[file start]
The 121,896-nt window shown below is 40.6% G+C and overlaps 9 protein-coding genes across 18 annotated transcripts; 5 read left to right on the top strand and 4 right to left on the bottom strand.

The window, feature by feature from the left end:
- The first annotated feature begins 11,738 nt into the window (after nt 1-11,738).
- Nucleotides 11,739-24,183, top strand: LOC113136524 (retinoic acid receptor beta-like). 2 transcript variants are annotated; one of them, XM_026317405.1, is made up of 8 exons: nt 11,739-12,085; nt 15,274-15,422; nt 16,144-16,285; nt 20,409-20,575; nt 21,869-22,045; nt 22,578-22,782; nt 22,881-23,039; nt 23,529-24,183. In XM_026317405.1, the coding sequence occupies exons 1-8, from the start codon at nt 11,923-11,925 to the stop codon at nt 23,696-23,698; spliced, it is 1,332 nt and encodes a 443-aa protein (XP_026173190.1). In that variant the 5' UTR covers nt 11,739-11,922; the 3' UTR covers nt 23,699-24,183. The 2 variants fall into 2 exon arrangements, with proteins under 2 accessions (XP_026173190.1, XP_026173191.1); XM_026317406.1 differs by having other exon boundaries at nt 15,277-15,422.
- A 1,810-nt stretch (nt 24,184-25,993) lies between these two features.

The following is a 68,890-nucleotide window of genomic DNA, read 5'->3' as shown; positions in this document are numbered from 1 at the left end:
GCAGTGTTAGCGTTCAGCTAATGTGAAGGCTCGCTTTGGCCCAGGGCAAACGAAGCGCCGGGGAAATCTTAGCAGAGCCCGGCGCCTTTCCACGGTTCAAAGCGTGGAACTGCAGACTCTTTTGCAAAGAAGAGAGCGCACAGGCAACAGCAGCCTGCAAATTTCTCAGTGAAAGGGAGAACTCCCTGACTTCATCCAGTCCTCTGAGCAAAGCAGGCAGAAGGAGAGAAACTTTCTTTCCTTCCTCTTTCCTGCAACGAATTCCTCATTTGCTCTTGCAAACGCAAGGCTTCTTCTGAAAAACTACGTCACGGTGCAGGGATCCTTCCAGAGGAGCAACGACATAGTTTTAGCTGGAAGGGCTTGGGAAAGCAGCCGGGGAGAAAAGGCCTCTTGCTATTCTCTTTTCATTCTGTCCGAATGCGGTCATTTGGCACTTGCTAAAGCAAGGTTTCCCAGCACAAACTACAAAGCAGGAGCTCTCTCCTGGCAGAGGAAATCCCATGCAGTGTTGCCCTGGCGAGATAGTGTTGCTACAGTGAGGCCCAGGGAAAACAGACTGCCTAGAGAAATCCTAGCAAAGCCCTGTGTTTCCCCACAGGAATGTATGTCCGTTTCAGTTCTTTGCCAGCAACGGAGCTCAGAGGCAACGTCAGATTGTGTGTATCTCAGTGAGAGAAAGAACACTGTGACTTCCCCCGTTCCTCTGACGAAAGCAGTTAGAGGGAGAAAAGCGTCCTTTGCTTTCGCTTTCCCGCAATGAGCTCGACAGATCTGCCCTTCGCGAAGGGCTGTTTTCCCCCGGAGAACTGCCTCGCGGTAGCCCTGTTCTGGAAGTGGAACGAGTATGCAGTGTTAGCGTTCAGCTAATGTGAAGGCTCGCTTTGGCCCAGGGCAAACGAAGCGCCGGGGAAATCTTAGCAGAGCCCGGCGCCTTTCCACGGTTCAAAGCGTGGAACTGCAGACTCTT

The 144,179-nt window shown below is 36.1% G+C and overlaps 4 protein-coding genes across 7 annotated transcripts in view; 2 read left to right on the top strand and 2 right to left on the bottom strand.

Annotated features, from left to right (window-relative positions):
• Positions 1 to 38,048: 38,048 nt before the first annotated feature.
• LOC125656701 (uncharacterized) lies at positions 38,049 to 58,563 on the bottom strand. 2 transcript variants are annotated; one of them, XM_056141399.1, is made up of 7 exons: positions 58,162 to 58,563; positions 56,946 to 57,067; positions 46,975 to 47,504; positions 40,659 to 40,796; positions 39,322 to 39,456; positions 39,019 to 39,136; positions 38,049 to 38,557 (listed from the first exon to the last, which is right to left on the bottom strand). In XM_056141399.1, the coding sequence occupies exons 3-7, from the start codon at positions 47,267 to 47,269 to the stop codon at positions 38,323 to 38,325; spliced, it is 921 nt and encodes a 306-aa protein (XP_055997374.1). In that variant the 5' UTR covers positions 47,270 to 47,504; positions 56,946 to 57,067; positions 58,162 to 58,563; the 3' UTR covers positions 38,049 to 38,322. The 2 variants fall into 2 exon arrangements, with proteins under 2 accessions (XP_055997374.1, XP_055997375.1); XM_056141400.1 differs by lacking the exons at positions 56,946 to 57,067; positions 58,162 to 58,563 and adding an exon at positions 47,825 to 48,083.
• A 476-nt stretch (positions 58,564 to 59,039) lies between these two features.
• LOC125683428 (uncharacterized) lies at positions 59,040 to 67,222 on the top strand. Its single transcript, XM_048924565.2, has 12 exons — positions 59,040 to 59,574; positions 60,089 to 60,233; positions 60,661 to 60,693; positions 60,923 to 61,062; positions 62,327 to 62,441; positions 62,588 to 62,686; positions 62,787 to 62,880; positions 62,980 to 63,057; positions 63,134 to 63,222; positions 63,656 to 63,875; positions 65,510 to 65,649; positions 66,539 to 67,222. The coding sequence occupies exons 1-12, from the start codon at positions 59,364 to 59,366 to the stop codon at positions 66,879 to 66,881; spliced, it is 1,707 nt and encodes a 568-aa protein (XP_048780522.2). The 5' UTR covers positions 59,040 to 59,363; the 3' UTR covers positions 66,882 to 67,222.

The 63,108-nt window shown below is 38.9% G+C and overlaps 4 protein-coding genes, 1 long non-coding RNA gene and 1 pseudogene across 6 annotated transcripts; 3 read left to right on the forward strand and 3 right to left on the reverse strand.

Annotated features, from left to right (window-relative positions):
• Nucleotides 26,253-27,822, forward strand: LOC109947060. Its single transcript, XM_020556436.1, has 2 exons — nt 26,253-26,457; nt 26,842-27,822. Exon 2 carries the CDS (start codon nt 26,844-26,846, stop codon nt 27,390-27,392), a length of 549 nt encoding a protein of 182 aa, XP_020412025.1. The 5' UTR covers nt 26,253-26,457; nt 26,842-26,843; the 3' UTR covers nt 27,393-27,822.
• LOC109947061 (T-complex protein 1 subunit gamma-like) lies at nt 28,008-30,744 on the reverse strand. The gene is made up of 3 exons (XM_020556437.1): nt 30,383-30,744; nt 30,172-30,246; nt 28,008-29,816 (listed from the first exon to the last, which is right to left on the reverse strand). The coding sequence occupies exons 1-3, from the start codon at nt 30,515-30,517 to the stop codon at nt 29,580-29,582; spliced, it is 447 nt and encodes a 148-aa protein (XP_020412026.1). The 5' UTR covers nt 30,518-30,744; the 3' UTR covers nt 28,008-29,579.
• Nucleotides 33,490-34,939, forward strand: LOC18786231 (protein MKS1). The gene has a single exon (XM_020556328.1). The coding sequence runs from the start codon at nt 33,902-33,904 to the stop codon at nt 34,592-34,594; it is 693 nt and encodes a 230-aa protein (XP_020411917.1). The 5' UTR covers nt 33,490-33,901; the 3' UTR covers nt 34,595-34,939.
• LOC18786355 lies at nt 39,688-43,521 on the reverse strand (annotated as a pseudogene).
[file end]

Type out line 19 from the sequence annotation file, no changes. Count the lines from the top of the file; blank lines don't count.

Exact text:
• LOC18786355 lies at nt 39,688-43,521 on the reverse strand (annotated as a pseudogene).